Phoenix was an interesting market before the current cloud boom, as it sits strategically close to the West Coast markets of Southern California and Silicon Valley, with much cheaper power and land than either. While this is likely a factor in cloud providers choosing the city, it would seem that the city's power companies' ability to deliver power in a timely manner is probably just as big a factor. While other markets (like Ashburn, Va.) have struggled with distribution and transmission, the greater Phoenix metro hasn't had these issues — at least not until very recently in the East Valley, but even still the West Valley is pushing ahead.
Focusing on Phoenix as a possible bellwether, providers there noted that the power requirements per data hall have been on the rise. By our numbers, somewhere around the end of 2019, the watts per square foot (WPSF) on delivered datacenters started creeping up from about 150 WPSF to now over 300 WPSF for the latest builds in the metro. Generally speaking, we use 36 square feet per rack when calculating how many racks fit in a given data hall, which works out to an average of just under 11 kW per rack being provisioned in these datacenters. While that number is not groundbreaking, the reality is that the cloud providers are likely deploying fewer racks than our calculations, meaning there may be rows of racks operating at tens of kW. Having said that, all the wholesale providers in the metro we spoke with stated that they weren't having to do any re-architecting of their data halls or cooling methodologies to accommodate the current requirements — yet.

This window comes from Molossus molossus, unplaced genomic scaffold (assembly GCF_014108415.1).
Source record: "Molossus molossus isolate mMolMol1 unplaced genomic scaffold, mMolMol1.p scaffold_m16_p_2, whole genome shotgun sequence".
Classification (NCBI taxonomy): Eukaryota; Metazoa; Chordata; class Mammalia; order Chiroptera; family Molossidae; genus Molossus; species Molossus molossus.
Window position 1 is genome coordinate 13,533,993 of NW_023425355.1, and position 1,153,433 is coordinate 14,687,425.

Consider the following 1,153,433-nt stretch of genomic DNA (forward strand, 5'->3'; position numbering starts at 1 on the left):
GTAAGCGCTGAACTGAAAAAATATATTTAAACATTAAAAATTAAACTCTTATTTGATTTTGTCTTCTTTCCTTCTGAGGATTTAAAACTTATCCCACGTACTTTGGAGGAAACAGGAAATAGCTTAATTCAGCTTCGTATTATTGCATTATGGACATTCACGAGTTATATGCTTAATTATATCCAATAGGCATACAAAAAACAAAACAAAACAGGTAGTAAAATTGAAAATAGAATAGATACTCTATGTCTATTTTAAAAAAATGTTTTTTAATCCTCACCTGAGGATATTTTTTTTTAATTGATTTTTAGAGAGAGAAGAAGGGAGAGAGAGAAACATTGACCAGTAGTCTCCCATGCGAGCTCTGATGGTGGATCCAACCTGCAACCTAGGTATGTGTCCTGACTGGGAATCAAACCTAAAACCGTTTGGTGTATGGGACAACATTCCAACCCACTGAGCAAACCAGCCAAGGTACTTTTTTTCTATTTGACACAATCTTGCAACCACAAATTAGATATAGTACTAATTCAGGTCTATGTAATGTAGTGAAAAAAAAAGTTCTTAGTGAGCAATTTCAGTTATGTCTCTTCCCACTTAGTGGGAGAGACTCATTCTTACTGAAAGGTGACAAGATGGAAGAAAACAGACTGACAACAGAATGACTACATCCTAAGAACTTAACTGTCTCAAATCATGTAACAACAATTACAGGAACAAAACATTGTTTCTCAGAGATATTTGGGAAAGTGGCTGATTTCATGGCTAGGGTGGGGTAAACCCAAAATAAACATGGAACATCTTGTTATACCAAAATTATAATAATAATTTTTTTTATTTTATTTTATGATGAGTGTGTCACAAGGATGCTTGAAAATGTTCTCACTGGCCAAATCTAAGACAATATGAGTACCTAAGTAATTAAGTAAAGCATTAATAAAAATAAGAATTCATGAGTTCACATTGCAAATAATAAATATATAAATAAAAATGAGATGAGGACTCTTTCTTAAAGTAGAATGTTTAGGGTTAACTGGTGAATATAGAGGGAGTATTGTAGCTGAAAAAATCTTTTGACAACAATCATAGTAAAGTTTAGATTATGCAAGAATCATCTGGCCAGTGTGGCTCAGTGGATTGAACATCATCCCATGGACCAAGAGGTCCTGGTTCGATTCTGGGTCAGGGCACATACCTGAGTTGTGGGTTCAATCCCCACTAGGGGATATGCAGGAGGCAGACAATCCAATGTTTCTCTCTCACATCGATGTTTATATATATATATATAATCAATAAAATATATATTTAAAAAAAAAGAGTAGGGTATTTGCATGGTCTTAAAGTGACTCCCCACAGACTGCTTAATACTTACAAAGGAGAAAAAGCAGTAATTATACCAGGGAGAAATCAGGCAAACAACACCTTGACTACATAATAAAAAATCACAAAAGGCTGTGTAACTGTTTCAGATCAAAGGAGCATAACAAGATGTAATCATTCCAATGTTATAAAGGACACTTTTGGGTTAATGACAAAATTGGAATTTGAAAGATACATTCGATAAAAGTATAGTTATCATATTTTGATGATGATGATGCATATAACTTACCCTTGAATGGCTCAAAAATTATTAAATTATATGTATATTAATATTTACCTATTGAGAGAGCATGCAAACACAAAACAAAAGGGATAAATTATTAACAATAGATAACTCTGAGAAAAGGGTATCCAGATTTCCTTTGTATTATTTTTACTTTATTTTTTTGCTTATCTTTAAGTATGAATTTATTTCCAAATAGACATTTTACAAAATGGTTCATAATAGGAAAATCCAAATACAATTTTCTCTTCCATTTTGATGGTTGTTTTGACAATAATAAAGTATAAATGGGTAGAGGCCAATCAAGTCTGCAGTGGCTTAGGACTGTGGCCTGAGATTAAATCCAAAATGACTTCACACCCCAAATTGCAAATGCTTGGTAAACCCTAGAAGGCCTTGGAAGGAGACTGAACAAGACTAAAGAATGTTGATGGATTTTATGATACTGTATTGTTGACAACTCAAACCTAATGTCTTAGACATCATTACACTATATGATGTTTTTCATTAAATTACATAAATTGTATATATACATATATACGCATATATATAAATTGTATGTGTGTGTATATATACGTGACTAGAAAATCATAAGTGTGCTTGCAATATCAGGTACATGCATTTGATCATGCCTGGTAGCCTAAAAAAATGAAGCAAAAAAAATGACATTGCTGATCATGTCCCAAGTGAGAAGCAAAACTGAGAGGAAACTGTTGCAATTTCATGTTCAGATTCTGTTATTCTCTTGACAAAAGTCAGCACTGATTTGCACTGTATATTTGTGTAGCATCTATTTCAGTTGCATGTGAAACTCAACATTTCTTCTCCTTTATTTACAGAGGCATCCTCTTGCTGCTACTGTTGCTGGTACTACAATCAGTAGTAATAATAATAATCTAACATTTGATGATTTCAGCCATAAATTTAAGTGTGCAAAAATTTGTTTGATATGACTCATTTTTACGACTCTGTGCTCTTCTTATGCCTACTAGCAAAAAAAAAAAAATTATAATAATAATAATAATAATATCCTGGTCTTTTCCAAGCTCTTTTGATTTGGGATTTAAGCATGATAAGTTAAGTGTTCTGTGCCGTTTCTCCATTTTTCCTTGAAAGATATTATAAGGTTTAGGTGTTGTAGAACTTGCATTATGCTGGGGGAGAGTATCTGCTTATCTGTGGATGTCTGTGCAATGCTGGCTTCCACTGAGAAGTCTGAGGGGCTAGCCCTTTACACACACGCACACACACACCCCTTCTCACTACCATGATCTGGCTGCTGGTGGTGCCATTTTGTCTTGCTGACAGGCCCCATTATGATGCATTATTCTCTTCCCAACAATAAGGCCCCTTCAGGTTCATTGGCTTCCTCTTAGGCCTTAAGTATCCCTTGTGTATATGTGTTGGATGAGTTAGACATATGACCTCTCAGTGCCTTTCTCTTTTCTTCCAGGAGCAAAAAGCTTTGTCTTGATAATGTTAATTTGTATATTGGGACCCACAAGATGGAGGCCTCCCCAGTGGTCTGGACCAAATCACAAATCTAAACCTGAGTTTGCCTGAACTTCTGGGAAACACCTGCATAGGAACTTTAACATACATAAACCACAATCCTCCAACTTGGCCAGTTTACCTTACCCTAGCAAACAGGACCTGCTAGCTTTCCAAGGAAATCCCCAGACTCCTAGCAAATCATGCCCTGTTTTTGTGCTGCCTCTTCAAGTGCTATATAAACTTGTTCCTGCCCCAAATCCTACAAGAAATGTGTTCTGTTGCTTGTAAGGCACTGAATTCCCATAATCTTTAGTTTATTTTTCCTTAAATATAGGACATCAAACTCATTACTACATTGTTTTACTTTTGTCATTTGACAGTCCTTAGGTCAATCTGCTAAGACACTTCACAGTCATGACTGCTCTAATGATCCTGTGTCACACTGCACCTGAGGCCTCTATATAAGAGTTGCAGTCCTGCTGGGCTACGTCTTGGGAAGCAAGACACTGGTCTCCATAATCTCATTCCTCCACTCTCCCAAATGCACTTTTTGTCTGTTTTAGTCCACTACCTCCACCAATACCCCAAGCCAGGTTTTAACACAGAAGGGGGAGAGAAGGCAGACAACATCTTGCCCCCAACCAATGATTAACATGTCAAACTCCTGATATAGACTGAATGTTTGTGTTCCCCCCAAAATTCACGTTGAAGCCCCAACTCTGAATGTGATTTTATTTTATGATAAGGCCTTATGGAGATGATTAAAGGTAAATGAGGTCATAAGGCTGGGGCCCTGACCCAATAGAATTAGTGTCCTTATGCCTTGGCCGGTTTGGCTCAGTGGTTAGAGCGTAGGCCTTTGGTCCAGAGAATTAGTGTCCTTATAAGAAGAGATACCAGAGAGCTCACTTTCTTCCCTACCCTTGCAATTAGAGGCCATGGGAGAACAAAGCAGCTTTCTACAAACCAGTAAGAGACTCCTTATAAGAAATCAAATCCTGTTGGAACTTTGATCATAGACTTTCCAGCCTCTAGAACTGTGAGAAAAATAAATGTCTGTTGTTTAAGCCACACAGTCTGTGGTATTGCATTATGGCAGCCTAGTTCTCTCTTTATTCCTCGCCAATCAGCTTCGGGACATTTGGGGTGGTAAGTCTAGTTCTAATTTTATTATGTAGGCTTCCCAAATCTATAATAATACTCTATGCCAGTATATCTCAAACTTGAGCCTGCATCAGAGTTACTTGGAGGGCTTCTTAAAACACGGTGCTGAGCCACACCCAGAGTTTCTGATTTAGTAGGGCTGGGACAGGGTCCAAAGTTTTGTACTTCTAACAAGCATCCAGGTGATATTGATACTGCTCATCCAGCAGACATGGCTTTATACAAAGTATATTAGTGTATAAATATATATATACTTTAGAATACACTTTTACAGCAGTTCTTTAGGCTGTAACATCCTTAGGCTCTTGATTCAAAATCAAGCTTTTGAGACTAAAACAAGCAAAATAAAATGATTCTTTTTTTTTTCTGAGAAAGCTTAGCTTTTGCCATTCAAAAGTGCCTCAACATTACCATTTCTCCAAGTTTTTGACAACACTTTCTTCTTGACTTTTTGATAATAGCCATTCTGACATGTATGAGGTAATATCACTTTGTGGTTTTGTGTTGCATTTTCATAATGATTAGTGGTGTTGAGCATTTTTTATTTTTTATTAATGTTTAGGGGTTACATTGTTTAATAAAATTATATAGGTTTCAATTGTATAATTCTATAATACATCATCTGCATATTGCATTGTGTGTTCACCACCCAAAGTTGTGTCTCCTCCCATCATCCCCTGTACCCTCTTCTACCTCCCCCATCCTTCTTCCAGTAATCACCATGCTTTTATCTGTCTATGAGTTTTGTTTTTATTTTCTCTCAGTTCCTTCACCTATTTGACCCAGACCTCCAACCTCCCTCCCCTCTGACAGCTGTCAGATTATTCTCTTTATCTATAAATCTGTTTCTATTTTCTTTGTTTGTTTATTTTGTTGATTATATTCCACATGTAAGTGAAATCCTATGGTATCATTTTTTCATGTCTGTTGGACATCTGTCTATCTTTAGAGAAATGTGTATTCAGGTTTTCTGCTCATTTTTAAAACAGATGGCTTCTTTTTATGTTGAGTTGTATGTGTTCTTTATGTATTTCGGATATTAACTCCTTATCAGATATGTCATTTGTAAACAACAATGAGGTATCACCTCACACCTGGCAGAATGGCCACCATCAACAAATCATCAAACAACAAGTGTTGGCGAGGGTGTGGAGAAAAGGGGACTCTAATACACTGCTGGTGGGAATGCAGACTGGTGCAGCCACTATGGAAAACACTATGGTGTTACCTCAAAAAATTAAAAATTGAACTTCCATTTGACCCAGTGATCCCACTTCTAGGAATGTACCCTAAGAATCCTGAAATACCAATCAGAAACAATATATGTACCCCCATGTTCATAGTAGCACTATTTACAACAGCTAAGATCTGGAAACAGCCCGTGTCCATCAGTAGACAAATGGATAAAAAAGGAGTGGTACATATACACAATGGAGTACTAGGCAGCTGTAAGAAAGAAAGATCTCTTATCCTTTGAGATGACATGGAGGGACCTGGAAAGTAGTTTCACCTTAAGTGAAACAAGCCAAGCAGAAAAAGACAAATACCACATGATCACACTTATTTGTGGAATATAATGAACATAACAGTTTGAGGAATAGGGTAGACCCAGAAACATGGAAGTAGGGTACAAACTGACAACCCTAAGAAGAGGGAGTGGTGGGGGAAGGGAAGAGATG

Depending on who you ask, datacenter providers can generally adequately cool a datacenter full of 25-kW racks (some claim as high as 50-kW racks) without doing anything "special" from a cooling perspective. The providers did note that the hyperscale cloud providers were wanting to chart out a plan to accommodate over 50 kW per rack in future datacenters; likely within the next five years. In response, these same providers are currently working with liquid and other cooling technologies in order to best accommodate these requests, and some are already delivering liquid to the floor of the datacenters on a limited basis. So we can say that there seem to be changes coming rapidly for future datacenters, but not necessarily to the current batch coming out of the ground.
While hyperscalers are leasing a lot of datacenter space across the country, they are also buying up a lot of CPUs and GPUs. NVIDIA Corp. noted in its Q2 2023 earnings call that datacenter compute revenue had almost tripled year over year, and this was primarily being driven by an accelerating demand from the cloud service providers and internet content companies, including the likes of Amazon Web Services, Google Cloud, Meta Platforms Inc., Microsoft Corp. (Azure) and Oracle Corp. (Oracle Cloud) — the very same companies building and leasing a lot of datacenter capacity in the Phoenix market, as well as other markets.